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A colonoscopy is a procedure to look at the lining of the back passage (rectum) and large bowel (colon).
A colonoscopy is a procedure to look at the lining of the back passage (rectum) and large bowel (colon). A colonoscopy provides a more accurate picture than, for an example, an X-ray.
Your doctor may recommend a colonoscopy if you have had a change in bowel habits such as persistent diarrhoea or bleeding. You may also have a colonoscopy if an inflammatory bowel disease such as ulcerative colitis or Crohn’s disease is suspected.
A colonoscopy is a relatively quick procedure and usually takes around 30 to 45 minutes to complete. You will be given full instructions for preparation beforehand by your doctor or nurse. It is important at this stage to discuss any concerns or answer any questions you may have.
Your bowel will need to be completely empty for a colonoscopy so that your doctor can see the lining of your bowel. To achieve this, you will need to follow a special diet for a few days before the procedure and you will be asked not to eat any solids on the day before your examination. You will also be given a laxative which will come with detailed instructions on how and when to take it.
Your doctor will tell you whether you need to stop taking any medications beforehand such as warfarin or ibuprofen, as these may cause complications during the procedure. You will also be told to stop taking iron tablets if you do so, as these make the inside of your bowel black which makes it harder for your doctor to clearly see inside the bowel.
When you arrive, you will be asked to change into a hospital gown that opens at the back.
If you are being sedated for your colonoscopy, a cannula will be placed in the back of your hand which is where the sedative is administered. A sedative will make you feel a little drowsy and will also help you feel more relaxed during the procedure. You may also receive a painkiller to help you feel more comfortable too.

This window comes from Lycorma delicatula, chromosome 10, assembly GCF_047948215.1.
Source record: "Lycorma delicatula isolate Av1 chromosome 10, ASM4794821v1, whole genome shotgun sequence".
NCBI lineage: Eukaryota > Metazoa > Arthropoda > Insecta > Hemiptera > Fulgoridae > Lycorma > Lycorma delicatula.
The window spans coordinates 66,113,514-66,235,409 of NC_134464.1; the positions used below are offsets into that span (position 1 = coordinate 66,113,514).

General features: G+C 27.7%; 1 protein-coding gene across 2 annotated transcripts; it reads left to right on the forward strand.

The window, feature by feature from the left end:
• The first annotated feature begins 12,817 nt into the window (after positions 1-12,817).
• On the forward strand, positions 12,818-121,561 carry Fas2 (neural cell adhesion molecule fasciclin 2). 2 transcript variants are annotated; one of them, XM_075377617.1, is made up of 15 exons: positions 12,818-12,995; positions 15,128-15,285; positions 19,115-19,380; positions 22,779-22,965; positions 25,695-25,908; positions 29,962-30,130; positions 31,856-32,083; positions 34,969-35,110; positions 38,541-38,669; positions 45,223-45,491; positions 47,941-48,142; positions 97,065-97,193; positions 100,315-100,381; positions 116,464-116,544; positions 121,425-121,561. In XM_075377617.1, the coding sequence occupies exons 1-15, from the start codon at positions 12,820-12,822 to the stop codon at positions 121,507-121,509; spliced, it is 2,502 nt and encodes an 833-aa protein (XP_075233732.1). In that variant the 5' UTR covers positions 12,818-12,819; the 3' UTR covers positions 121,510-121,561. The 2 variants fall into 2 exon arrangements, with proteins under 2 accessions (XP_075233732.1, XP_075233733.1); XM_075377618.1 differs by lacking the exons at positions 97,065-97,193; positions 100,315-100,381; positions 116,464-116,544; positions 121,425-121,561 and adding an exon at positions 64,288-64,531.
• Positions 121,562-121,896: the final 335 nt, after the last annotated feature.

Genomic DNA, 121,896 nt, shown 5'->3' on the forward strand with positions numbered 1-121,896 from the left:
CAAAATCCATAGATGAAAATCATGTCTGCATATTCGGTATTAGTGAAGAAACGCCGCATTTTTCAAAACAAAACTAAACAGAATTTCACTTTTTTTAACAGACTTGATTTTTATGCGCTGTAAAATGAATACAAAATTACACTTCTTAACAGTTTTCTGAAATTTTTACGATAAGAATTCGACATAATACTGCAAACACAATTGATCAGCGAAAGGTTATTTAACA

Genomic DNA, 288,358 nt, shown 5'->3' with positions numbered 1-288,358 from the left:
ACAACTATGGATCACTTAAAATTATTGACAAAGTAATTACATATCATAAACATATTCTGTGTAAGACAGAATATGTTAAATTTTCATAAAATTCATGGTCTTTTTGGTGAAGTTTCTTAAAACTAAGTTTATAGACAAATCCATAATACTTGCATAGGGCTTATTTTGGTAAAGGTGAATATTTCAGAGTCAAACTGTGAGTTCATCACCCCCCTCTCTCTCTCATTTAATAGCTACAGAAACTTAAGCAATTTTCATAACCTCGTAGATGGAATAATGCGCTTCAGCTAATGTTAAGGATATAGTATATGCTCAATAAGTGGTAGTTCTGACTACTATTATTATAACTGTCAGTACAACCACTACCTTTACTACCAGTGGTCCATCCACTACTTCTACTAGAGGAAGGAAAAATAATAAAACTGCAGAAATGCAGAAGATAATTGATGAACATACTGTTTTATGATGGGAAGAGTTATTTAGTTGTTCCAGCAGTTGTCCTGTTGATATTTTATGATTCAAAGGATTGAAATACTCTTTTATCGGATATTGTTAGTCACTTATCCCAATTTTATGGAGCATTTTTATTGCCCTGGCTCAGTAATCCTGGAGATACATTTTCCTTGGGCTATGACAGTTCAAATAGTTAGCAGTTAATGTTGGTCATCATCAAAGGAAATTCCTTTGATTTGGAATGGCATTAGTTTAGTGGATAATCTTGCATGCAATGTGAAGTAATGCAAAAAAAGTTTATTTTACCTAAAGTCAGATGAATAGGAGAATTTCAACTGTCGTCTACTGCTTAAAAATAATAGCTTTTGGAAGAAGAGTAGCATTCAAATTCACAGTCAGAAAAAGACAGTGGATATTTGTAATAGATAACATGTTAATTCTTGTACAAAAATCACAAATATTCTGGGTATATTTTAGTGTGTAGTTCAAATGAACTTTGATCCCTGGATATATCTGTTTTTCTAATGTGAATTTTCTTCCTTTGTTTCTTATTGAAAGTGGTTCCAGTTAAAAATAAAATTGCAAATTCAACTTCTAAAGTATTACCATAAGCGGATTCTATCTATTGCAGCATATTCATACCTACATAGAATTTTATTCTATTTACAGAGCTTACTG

During a colonoscopy, a thin, flexible tube called a colonoscope is passed through your anus to examine your rectum and large bowel. It allows your doctor to clearly see inside your rectum and colon and to take samples if necessary.
You will be asked to lie on your left side and your doctor will gently insert the colonoscope. Your doctor will slightly inflate your bowel with air in order to see the inside lining easier. The colonoscope is made of flexible fibres which enable it to be moved throughout your bowel by your doctor or nurse specialist. The colonoscope also has a small light and a camera on the end of it which relays images back to a monitor. You may also have samples taken from some parts of the inside of the lining of the colon which will be sent off for testing. If your doctor finds any polyps in your colon, these may be removed too.
You should be able to leave within an hour after your procedure, or when the effects of the sedative have worn off. If you are having sedation for your colonoscopy, you must arrange for someone to collect you after your procedure as you will not be able to drive or work for a minimum of 24 hours.
If you feel that you need pain relief, over the counter medicines such as paracetamol or ibuprofen can be taken.